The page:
An Original Frank Lloyd Wright House Is For Sale In Minnesota
Take a look inside—this house is amazing!
If you dream of living in an original, untouched Frank Lloyd Wright home, then buckle up. A 90-year-old couple is finally selling their home that the architect designed for them back in the 1950s.
And you could be the lucky buyer… as long as you have $1.295 million to spend.
The Minnesota home has three bedrooms, two bathrooms and is part of 3.77 “extremely private acres at the end of a quiet cul de sac” in St. Louis Park, just a few miles from downtown Minneapolis.
The house itself is 2,647 square feet and full of vaulted ceilings and huge floor-to-ceiling windows. The floors throughout the entire house are done in Frank Lloyd Wright’s signature hue—Cherokee Red.
Wright started the project in 1958, but construction was completed after his death in 1960. He designed almost all of the furniture and fixtures in the house.
The house also has a finished basement, which is rare in a Frank Lloyd Wright home.
The house has many of the classic FLW features, including an enormous great room with a stunning fireplace.
It also has dining chairs, lamps, and cabinet pulls created from original designs by the architect.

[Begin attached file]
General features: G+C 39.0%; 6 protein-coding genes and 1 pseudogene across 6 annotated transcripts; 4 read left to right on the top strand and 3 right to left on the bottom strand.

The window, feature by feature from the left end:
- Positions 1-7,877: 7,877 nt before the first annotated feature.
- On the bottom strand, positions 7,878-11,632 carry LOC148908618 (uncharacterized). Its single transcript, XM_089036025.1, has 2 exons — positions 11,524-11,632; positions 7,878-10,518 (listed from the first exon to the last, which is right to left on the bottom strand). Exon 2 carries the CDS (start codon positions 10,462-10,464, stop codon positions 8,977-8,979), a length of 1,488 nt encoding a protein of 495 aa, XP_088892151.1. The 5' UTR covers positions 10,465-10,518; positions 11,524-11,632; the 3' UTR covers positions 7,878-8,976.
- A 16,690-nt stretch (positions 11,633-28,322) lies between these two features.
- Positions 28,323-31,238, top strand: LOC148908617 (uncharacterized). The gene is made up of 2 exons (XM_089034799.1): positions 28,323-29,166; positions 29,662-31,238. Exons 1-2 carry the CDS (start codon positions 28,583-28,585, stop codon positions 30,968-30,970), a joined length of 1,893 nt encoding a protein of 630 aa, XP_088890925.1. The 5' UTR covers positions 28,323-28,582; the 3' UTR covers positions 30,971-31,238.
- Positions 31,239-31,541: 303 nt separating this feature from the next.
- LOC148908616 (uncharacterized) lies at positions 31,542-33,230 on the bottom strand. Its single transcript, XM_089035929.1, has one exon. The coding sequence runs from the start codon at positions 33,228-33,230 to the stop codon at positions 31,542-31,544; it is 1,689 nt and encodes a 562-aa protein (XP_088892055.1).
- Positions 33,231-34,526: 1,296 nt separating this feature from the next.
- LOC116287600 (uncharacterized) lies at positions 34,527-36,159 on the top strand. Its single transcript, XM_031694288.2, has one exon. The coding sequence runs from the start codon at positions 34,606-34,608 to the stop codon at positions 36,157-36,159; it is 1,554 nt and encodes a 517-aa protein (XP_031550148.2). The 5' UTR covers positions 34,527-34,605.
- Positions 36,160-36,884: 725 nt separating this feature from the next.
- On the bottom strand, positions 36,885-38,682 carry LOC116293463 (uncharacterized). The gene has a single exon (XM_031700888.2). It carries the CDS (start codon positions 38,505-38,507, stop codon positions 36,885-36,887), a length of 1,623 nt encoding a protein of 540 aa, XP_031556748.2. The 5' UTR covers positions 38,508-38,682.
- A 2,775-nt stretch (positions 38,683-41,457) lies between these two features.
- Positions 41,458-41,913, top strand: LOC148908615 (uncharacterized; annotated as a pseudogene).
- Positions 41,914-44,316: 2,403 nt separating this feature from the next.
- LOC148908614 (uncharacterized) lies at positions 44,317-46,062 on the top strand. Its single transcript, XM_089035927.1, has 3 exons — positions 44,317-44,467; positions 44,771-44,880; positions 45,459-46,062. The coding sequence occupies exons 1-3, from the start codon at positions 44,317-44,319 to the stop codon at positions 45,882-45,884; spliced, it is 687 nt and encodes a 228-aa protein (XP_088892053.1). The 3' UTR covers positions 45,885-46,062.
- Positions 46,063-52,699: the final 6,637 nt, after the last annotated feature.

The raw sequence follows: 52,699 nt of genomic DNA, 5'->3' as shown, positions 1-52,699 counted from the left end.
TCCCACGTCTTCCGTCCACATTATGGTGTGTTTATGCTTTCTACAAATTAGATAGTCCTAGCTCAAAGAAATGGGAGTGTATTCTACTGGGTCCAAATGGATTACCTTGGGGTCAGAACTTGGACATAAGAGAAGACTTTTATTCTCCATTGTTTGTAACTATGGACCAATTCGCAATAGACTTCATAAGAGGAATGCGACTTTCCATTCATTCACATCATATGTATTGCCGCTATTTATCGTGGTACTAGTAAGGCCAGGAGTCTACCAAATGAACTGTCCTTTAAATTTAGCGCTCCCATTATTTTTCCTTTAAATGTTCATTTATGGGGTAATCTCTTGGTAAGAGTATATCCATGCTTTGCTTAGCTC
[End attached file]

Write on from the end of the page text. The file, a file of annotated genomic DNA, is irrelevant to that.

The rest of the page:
And just look at these stunning views—you could hardly find a more gorgeous property, no matter what season it is.
Though $1.359 million is certainly a chunk of change, especially in Minneapolis, this might turn out to be a good investment. In 2015, some of Wright’s most famous works were nominated as UNESCO World Heritage sites.
The group, which included Fallingwater, Taliesin West, and Unity Temple, was slated for later consideration, which means the properties will most likely be resubmitted this year.
Translation: if you bide your time (and with a little luck), the value of this property could skyrocket.
But for now, it’s just a gorgeous house on a beautiful piece of land. Whether you love Frank Lloyd Wright specifically or are just an architecture buff, this is one open house you won’t want to miss.
Love Frank’s work? Here’s a map of where his works are located across the country:
Enjoy this little video to get a full tour of the house: